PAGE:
Robert Capa, a Hungarian expatriate who made his mark in the Spanish Civil War, conceived the idea during World War II. But just who coined the name Magnum--which conjures up shooting, rejoicing, and greatness--remains a mystery. It was, for this agency, a rare stroke of marketing genius.
A new account, Magnum: Fifty Years at the Front Line of History, goes behind the scenes with the founders and their successors. British journalist Russell Miller faithfully chronicles the details of life and death in the field, the acrid internal politics, and the festive atmosphere that still pervades Magnum's offices in Paris, New York, and London. Best of all are the photographers' tales of glory--and of each other.
We see, unexpectedly, an engaging side of Henri Cartier-Bresson's reputedly aloof shooting style, and we follow Capa's wild, glamorous life and violent demise in Vietnam. Then we join more recent members: Burt Glinn with Fidel Castro marching on Havana, Eve Arnold intimately watching the fading beauty of Joan Crawford and Marilyn Monroe, Josef Koudelka braving the Soviet invasion of Prague, and Susan Meiselas in mortal danger crossing the lines in Nicaragua.
There are incidents that transcend pictures. Elliot Erwitt, a Russian-speaking American, gets close enough, in the 1956 Moscow Kitchen Debate, to overhear Nikita Khrushchev tell Richard Nixon, untranslated: ''Screw your grandmother.'' And less laudable moments: Philip Jones Griffiths breaks off his outstanding Vietnam War coverage to stalk Jackie Kennedy through the tall grass of Angkor Wat. Who says only third-rate photographers are paparazzi?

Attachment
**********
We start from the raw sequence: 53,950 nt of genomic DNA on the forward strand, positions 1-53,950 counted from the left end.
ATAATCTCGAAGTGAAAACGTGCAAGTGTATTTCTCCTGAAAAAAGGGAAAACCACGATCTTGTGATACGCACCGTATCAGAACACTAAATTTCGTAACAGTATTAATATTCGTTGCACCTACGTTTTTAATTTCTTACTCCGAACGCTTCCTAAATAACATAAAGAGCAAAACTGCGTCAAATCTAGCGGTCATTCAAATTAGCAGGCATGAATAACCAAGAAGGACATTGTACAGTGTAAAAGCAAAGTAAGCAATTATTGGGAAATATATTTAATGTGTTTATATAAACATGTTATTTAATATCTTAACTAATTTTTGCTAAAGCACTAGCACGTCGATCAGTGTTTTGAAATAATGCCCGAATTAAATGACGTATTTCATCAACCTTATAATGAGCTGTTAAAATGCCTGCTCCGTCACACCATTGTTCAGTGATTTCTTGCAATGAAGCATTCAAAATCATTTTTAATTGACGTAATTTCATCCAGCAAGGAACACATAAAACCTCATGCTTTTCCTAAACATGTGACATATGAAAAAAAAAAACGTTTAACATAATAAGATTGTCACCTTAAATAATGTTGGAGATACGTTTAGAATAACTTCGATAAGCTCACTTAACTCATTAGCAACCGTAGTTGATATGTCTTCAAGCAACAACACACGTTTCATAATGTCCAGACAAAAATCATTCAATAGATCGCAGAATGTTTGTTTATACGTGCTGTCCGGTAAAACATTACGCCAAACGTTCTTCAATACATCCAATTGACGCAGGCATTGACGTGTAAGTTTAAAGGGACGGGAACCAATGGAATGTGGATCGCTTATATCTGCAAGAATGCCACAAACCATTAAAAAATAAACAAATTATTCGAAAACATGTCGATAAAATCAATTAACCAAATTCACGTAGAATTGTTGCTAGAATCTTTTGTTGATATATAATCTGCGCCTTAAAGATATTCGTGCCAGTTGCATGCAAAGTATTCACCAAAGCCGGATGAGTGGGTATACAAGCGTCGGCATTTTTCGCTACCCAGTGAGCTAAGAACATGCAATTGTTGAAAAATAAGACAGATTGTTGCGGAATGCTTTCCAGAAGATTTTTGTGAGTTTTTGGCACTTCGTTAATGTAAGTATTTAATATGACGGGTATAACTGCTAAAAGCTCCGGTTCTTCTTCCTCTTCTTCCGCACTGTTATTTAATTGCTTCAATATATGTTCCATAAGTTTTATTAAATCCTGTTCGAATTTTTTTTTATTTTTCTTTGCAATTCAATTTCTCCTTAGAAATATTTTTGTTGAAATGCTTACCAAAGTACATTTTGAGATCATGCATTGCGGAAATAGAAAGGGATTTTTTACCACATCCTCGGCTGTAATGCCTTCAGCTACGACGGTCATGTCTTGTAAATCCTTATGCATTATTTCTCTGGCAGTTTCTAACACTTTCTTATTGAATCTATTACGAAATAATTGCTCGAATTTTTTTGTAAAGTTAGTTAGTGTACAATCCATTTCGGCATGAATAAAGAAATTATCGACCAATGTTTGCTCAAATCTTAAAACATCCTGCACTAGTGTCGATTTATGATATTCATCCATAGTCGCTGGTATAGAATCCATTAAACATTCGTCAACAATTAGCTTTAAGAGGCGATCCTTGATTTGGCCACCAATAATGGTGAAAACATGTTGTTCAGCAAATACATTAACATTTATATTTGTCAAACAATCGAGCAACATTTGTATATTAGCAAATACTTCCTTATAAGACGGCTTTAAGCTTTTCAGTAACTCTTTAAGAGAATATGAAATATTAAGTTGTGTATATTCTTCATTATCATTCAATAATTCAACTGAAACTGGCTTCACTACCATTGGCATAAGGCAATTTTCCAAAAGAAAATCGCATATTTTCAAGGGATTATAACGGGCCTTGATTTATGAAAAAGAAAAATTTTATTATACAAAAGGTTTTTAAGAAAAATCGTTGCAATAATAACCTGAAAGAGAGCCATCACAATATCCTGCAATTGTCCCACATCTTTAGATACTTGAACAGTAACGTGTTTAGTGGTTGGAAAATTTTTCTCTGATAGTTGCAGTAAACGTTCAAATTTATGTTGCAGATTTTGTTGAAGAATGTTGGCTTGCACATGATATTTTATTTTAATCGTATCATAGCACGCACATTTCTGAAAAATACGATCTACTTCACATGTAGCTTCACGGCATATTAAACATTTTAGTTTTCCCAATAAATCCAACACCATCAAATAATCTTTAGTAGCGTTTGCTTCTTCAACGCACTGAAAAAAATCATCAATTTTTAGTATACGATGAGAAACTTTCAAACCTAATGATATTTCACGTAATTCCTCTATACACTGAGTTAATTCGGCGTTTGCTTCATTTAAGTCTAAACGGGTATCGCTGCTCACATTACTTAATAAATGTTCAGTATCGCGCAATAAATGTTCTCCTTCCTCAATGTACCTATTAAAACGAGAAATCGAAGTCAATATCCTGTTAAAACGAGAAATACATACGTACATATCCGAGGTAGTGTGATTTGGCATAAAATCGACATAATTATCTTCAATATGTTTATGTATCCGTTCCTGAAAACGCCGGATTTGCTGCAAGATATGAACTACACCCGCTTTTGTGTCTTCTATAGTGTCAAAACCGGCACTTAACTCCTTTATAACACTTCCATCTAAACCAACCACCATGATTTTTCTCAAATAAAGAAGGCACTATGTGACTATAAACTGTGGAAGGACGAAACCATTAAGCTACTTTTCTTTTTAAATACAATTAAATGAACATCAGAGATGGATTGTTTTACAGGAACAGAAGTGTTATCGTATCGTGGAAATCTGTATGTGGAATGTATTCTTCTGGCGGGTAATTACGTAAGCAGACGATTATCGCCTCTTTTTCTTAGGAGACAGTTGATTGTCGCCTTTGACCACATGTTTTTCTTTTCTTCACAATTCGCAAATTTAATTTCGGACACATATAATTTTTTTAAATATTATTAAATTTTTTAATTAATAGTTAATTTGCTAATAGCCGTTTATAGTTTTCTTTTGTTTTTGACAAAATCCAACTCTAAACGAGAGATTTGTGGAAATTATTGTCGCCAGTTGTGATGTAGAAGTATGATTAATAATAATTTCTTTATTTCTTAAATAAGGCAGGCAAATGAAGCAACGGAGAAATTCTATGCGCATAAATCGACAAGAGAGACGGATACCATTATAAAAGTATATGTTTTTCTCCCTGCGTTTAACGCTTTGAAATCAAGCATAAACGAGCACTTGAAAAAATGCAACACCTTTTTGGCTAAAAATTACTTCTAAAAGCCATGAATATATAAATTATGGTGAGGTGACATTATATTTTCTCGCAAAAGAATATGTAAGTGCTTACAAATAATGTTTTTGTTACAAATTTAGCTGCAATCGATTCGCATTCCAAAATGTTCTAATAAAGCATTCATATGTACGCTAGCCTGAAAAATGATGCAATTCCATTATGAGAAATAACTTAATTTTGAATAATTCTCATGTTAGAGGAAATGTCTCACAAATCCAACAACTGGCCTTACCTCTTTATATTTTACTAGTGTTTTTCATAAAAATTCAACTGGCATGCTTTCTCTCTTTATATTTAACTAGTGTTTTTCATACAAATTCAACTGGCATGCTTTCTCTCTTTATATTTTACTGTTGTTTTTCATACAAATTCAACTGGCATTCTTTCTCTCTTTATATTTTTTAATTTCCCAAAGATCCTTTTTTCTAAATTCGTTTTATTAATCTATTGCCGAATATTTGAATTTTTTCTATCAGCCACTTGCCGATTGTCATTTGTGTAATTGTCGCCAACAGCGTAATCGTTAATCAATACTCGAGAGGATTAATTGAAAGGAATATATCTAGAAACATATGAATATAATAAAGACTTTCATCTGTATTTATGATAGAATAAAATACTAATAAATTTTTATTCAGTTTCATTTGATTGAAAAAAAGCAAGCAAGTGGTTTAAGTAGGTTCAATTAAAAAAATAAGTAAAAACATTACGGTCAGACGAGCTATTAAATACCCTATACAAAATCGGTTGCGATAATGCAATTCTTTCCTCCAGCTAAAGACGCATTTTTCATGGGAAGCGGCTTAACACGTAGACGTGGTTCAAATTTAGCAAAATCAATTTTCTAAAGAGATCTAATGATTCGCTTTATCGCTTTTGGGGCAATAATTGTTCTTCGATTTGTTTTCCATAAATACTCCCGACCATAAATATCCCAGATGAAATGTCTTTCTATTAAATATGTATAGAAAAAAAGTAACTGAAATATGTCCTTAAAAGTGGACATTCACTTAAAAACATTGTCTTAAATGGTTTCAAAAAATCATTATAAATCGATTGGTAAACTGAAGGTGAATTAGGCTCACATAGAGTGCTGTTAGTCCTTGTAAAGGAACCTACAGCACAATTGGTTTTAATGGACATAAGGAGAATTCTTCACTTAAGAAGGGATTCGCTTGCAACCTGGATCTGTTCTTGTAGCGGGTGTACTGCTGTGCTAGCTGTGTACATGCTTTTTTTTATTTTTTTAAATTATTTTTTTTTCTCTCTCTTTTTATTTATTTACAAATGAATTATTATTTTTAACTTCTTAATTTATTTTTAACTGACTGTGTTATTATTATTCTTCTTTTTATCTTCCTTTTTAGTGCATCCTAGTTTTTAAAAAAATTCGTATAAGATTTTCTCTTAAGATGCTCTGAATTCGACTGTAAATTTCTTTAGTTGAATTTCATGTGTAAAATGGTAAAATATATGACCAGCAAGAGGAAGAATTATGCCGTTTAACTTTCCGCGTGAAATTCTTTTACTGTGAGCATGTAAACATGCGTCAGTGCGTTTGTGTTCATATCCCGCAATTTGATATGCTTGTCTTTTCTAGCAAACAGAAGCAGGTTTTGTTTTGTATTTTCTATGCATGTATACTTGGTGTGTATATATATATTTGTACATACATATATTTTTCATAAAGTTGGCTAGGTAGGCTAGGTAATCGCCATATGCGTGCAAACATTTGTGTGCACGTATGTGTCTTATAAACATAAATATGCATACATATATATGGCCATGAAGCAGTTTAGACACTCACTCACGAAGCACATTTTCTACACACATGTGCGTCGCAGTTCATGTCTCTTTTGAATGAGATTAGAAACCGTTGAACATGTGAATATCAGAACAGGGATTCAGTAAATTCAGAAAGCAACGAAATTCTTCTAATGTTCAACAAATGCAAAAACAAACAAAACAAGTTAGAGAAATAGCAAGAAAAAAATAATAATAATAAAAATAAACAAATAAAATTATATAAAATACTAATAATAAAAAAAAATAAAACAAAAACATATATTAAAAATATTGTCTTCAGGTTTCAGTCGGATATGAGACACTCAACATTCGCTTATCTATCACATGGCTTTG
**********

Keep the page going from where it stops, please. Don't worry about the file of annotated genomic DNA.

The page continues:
Magnum has never grown rich, and readers may chuckle at its nightmare business model: a contentious board of superstars, unwilling to delegate power and hard-pressed even to agree on a city in which to meet. Early on, Capa, otherwise a champion of lofty ethics, played the horses with company funds. In later times, although Miller hardly mentions it, annual-report photography helped save the agency. At the same time, it's worth noting that Magnum was raising the visual standards of American business.
Now, the art marketplace is beginning to take Magnum's work seriously for its subtlety and complexity as well as historical merit. That's a feat seldom achieved by photographers on tightly scripted publication assignments, so Magnum's stubborn independence and willingness to go the second mile have paid off. Miller includes a small selection of well-chosen pictures. But his volume makes an excellent companion text for a number of recent photo books. Among these are Israel: 50 Years as Seen by Magnum Photographers (Aperture); Magnum Landscape (Phaidon/Chronicle); and 1968: Magnum throughout the Year (Hazan).
BY ANDREW POPPER
Updated June 11, 1998 by bwwebmaster
Copyright 1998, Bloomberg L.P.